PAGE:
Gender preferences for children.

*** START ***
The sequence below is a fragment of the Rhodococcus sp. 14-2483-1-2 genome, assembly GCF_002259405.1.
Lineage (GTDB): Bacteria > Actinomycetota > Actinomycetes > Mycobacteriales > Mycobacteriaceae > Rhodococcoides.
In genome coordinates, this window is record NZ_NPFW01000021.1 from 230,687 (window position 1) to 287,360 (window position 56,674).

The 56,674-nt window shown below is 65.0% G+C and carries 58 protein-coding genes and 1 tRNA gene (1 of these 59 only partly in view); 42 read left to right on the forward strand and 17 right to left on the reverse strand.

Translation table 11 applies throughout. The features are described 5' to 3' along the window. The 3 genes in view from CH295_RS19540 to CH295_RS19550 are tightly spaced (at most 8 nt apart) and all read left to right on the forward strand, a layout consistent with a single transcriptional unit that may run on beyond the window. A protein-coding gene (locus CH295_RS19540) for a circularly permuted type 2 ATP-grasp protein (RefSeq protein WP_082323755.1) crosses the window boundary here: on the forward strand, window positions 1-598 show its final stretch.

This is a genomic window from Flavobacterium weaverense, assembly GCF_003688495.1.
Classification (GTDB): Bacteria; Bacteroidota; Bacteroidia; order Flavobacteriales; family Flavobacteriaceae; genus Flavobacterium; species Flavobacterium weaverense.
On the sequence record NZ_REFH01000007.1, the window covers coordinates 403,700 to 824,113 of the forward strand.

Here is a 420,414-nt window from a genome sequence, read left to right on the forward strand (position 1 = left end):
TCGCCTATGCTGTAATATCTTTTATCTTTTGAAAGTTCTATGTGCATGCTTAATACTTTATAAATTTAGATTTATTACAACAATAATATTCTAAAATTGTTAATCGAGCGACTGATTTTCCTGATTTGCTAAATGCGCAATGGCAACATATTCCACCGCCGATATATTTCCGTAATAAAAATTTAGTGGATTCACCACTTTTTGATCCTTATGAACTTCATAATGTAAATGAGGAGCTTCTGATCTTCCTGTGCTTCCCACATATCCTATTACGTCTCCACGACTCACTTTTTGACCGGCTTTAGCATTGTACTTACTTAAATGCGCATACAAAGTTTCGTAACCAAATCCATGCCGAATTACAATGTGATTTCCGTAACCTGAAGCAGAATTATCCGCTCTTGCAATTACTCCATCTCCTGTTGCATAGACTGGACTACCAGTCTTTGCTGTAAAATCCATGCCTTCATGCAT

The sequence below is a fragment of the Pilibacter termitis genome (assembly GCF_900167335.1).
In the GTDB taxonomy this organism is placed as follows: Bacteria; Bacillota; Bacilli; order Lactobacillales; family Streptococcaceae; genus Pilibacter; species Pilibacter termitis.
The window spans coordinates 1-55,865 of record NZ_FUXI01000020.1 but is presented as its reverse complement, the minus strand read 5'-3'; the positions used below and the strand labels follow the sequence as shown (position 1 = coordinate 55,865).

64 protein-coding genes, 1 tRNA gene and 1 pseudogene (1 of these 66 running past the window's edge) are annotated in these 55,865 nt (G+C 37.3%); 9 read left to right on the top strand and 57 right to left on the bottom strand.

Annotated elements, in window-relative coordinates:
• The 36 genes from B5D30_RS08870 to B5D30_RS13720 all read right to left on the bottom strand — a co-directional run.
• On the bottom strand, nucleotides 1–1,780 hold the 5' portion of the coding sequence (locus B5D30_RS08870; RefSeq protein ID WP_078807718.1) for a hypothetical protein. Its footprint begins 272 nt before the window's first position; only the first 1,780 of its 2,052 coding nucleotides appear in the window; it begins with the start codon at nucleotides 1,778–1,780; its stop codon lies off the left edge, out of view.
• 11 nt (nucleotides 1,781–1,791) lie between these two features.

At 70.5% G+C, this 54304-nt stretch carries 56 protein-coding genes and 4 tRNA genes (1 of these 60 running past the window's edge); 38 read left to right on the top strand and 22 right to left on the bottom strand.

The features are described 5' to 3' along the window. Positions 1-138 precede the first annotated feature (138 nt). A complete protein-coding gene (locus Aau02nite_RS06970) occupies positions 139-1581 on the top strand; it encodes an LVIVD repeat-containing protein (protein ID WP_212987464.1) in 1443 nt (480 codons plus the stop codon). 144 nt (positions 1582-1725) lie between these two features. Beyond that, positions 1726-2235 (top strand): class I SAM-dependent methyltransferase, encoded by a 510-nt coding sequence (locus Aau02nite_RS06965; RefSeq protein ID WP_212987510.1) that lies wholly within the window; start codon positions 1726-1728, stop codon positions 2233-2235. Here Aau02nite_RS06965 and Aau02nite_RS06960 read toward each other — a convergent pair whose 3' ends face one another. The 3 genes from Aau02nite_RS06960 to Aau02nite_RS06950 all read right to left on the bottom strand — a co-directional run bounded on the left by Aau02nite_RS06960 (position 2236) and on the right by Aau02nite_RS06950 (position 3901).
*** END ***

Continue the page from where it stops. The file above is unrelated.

This study documents patterns of gender preference across countries and analyzes the determinants of gender preferences and the impact of gender preferences for child well-being. Data are obtained from 57 surveys conducted in 44 countries during 1986-95. All data came from nationally representative Demographic and Health Surveys, with the exception of health surveys in India and Nepal. The study focuses on attitudes and their impact on demographic behavior, and differential treatment of daughters and sons. Gender preferences varied widely between countries. Son preference was the strongest in a band of countries stretching from North Africa, through the Near East, to South Asia, particularly India, Bangladesh, Nepal, and Egypt. Other countries with a significant preference included Turkey, Tunisia, Pakistan, Sri Lanka, Jordan, and Morocco. Consistent gender preference was not evident in most of sub-Saharan Africa and Indonesia, the Philippines, and Thailand. Kenya and the Cameroon had some son preference. Daughter preference was strong in the Dominican Republic and slight in Colombia. Son preference affects contraceptive use, method mix, and larger families. Son preference impacts on pregnancy rates, average number of siblings, sex distribution of children, birth intervals, and duration of postpartum abstinence. The absence of strong preferences in 7 strong preference countries would result in 3-25% more contraceptive use and 9-21% lower fertility. Boys tend to have greater school attendance, a higher likelihood of vaccination, and slightly longer breast feeding. In India daughters were discriminated against in treatment for common childhood illnesses. Boys in Bangladesh and India were more likely to receive oral rehydration. There were few sex differences in feeding practices. In most South Asian countries and Egypt, girls 1-4 years old had a higher mortality risk. In Pakistan the risk was particularly high.